Make sure that the yoghurt you use to start your homemade yoghurt has live lacto bacillus. It might say on the package. You can buy starter at most health food stores, but I have never tried that.

Use 1 - 1.5 tablespoons of yoghurt per cup of milk. Add room temperature yoghurt to the milk after it has been scalded and allowed to cool to 105-110F (That's warmer than your skin, but not uncomfortably warm.)

I use a heating pad to keep my yoghurt warm while it is growing.

I took a 1 litre canning jar and filled with water. I put plastic wrap over the top and stuck my instant read thermometer through the plastic wrap, into the water. I then wrapped the jar with the heating pad, tied it with a string, and turned it on. This was to see how hot it would make my yoghurt. I tried with all three settings.

I now have a string tied around my heating pad all the time, keeping it in a sleeve shape. I just slip the jar of milk (with plastic wrap and thermometer) into the sleeve. I put a small inverted ramekin at the bottom. I found that the very bottom of the jar wasn't getting properly heated when it sat on the table.

In the past I have used methods like heating the oven to about 100F and turning off. Then leave the milk with culture in the oven and turn on the oven for a half a minute every once in a while. I have wrapped the jars in towels to keep them warm; placed them near the wood stove, etc.

Save some of your new yoghurt for the next batch. I find that subsequent batches taste even better.
__________________
May you live as long as you wish and love as long as you live.
Robert A. Heinlein
taxlady is offline   Reply With Quote
Old 05-18-2011, 01:26 PM   #10
Senior Cook
 
Join Date: Sep 2010
Location: Pennsylvania
Posts: 476
Quote:
Originally Posted by taxlady View Post
Make sure that the yoghurt you use to start your homemade yoghurt has live lacto bacillus. It might say on the package. You can buy starter at most health food stores, but I have never tried that.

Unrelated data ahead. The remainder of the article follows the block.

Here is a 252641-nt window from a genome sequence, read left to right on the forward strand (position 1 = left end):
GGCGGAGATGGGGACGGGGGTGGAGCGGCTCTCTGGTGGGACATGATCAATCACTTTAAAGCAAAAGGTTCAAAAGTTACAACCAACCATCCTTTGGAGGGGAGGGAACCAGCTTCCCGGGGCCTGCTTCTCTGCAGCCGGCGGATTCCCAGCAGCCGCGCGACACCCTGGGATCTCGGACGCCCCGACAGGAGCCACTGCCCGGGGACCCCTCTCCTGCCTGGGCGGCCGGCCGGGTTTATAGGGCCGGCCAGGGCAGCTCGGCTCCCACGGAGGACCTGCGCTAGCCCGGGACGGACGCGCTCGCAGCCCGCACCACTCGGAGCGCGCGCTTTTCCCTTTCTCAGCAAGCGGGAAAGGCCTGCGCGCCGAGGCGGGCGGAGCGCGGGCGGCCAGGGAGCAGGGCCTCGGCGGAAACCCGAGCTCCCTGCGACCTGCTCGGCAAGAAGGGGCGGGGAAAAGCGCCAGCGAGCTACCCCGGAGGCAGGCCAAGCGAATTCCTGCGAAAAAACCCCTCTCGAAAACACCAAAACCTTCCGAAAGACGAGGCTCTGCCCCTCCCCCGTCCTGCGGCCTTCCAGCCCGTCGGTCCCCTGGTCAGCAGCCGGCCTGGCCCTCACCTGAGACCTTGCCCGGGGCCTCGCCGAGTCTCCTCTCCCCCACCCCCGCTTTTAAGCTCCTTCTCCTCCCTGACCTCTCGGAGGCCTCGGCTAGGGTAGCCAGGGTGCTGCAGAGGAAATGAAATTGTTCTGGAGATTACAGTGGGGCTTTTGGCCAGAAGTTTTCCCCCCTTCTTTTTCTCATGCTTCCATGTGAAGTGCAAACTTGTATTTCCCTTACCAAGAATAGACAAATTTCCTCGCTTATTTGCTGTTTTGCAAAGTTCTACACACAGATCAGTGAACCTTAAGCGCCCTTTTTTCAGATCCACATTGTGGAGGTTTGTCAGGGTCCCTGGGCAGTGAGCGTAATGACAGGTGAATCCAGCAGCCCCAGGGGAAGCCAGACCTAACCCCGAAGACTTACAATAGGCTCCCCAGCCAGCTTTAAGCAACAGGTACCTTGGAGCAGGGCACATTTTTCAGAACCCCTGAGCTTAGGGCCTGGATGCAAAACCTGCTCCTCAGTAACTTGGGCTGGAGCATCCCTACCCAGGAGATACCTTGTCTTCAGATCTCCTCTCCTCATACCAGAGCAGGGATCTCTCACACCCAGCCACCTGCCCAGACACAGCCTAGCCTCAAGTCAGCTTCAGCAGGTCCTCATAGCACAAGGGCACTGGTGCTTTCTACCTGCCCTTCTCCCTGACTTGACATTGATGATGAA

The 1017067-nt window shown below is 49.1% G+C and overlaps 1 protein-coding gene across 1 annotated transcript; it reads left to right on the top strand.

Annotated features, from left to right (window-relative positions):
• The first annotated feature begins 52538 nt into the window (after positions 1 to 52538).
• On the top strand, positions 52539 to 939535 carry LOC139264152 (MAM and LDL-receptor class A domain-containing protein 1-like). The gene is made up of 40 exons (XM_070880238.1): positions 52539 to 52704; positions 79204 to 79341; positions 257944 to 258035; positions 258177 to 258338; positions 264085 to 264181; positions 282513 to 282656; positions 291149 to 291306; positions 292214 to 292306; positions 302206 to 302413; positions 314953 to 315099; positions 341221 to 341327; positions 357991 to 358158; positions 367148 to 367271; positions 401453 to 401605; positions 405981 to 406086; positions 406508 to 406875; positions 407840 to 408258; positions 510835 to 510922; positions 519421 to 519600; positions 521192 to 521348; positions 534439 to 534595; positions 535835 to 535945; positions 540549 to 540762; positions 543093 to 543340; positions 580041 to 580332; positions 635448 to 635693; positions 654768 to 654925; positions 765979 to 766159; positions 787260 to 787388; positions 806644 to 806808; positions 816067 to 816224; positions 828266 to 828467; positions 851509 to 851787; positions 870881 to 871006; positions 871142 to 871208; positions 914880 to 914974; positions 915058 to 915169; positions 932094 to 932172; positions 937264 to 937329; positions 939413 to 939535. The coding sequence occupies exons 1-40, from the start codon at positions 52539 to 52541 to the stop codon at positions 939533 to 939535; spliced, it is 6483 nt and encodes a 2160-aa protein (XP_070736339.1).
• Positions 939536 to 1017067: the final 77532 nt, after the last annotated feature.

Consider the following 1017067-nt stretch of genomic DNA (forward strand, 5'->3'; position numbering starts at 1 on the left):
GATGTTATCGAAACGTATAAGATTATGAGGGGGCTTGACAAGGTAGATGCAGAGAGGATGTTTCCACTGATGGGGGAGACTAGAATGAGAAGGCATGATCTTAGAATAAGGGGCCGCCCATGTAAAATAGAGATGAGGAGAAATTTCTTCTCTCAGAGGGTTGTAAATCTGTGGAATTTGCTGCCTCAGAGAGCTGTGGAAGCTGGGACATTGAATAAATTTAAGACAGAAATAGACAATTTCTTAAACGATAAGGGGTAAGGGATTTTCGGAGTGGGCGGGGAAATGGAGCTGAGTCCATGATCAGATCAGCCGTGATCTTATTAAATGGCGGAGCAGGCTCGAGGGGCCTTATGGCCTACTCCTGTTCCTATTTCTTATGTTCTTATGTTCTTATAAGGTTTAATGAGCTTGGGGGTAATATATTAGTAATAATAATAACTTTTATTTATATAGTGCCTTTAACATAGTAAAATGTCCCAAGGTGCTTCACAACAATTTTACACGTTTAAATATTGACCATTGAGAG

Use 1 - 1.5 tablespoons of yoghurt per cup of milk. Add room temperature yoghurt to the milk after it has been scalded and allowed to cool to 105-110F (That's warmer than your skin, but not uncomfortably warm.)

I use a heating pad to keep my yoghurt warm while it is growing.

I took a 1 litre canning jar and filled with water. I put plastic wrap over the top and stuck my instant read thermometer through the plastic wrap, into the water. I then wrapped the jar with the heating pad, tied it with a string, and turned it on. This was to see how hot it would make my yoghurt. I tried with all three settings.

I now have a string tied around my heating pad all the time, keeping it in a sleeve shape. I just slip the jar of milk (with plastic wrap and thermometer) into the sleeve. I put a small inverted ramekin at the bottom. I found that the very bottom of the jar wasn't getting properly heated when it sat on the table.

In the past I have used methods like heating the oven to about 100F and turning off. Then leave the milk with culture in the oven and turn on the oven for a half a minute every once in a while. I have wrapped the jars in towels to keep them warm; placed them near the wood stove, etc.

Save some of your new yoghurt for the next batch. I find that subsequent batches taste even better.

Do you use a particular type of milk? Could I use say 1%? The recipe I used before was whole milk.
__________________

__________________
Happy Cooking!!
Joy

betterthanabox.org
betterthanabox is offline   Reply With Quote
Reply

Tags
homemade

Thread Tools
Display Modes

Posting Rules
You may not post new threads
You may not post replies
You may not post attachments
You may not edit your posts

BB code is On
Smilies are On
[IMG] code is On
HTML code is Off
Trackbacks are Off
Pingbacks are Off
Refbacks are Off



» Discuss Cooking on Facebook

Our Communities

Our communities encompass many different hobbies and interests, but each one is built on friendly, intelligent membership.

» More about our Communities

Automotive Communities

Our Automotive communities encompass many different makes and models. From U.S. domestics to European Saloons.

» More about our Automotive Communities

Marine Communities

Our Marine websites focus on Cruising and Sailing Vessels, including forums and the largest cruising Wiki project on the web today.

» More about our Marine Communities


Copyright 2002- Social Knowledge, LLC All Rights Reserved.

All times are GMT -5. The time now is 07:36 AM.


Powered by vBulletin® Version 3.8.8 Beta 4
Copyright ©2000 - 2016, Jelsoft Enterprises Ltd.